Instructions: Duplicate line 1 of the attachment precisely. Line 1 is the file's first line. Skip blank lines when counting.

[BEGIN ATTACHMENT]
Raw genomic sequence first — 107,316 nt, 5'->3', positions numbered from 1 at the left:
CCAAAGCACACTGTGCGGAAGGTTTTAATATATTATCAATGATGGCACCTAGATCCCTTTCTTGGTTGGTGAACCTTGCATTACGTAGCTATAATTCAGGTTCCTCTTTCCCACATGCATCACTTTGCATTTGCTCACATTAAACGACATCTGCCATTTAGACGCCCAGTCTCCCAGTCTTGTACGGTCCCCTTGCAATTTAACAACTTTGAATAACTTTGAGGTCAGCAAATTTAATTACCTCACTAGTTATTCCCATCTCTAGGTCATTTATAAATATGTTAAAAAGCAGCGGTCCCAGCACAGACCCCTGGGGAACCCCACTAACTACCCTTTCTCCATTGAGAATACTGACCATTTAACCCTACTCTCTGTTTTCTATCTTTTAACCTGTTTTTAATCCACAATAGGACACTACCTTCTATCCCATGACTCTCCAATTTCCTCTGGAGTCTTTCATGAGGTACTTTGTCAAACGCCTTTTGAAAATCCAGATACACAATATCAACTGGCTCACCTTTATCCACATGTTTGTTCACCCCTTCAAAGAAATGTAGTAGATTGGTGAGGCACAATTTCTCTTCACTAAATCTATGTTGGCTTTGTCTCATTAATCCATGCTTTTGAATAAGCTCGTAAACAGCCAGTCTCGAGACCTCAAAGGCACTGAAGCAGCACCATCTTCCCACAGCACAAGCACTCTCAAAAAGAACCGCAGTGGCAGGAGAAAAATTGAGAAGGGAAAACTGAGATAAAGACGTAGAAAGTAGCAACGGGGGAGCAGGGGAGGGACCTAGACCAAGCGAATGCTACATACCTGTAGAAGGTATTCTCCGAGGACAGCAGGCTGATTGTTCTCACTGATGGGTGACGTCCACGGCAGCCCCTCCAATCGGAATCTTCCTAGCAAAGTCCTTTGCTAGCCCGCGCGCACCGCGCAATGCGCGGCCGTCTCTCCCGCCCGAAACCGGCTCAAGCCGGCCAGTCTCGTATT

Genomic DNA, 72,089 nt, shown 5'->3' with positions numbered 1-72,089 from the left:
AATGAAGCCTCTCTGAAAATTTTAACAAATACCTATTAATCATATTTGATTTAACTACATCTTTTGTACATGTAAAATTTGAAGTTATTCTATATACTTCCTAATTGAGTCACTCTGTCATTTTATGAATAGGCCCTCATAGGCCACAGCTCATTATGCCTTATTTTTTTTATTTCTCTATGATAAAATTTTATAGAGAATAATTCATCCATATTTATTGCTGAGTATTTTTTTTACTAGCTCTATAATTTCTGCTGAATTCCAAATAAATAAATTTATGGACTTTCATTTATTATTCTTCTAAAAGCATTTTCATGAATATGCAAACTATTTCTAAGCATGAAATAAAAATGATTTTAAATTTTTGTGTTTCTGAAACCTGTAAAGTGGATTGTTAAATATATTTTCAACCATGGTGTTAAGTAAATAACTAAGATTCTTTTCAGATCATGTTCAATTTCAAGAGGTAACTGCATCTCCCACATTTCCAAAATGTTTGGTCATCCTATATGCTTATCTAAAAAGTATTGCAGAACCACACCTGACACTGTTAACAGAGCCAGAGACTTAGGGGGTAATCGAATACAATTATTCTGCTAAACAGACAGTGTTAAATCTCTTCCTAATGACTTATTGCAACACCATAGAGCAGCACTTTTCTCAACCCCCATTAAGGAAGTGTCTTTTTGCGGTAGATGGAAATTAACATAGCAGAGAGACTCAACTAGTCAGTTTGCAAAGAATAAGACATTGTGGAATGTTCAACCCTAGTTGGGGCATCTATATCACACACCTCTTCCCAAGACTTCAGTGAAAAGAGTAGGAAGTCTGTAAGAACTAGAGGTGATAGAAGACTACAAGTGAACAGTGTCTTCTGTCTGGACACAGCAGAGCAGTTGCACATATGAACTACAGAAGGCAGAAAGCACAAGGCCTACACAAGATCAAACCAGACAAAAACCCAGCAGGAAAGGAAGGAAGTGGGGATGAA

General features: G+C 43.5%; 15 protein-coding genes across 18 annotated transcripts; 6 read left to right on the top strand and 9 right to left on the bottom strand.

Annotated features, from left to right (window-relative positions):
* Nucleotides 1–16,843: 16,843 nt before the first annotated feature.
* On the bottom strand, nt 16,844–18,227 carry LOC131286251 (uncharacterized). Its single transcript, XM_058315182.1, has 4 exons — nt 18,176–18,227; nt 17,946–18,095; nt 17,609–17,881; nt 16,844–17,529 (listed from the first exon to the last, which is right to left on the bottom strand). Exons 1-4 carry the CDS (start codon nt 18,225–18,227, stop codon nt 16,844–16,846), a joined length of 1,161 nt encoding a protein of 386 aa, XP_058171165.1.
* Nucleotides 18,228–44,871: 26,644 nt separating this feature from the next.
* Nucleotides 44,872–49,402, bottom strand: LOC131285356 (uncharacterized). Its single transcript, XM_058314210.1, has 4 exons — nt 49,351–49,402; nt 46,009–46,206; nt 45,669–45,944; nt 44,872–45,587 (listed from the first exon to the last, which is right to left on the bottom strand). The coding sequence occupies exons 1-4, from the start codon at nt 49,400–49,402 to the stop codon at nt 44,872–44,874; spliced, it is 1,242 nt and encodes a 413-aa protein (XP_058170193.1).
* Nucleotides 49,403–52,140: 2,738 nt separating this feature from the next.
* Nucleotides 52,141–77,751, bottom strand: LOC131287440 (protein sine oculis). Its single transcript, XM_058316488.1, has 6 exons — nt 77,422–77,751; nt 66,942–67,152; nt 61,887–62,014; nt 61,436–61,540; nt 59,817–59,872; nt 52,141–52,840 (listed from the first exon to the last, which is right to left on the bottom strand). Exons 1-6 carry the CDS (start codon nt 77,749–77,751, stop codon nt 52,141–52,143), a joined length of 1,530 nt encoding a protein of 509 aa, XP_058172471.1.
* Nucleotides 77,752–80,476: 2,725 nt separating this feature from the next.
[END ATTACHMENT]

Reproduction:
Raw genomic sequence first — 107,316 nt, 5'->3', positions numbered from 1 at the left: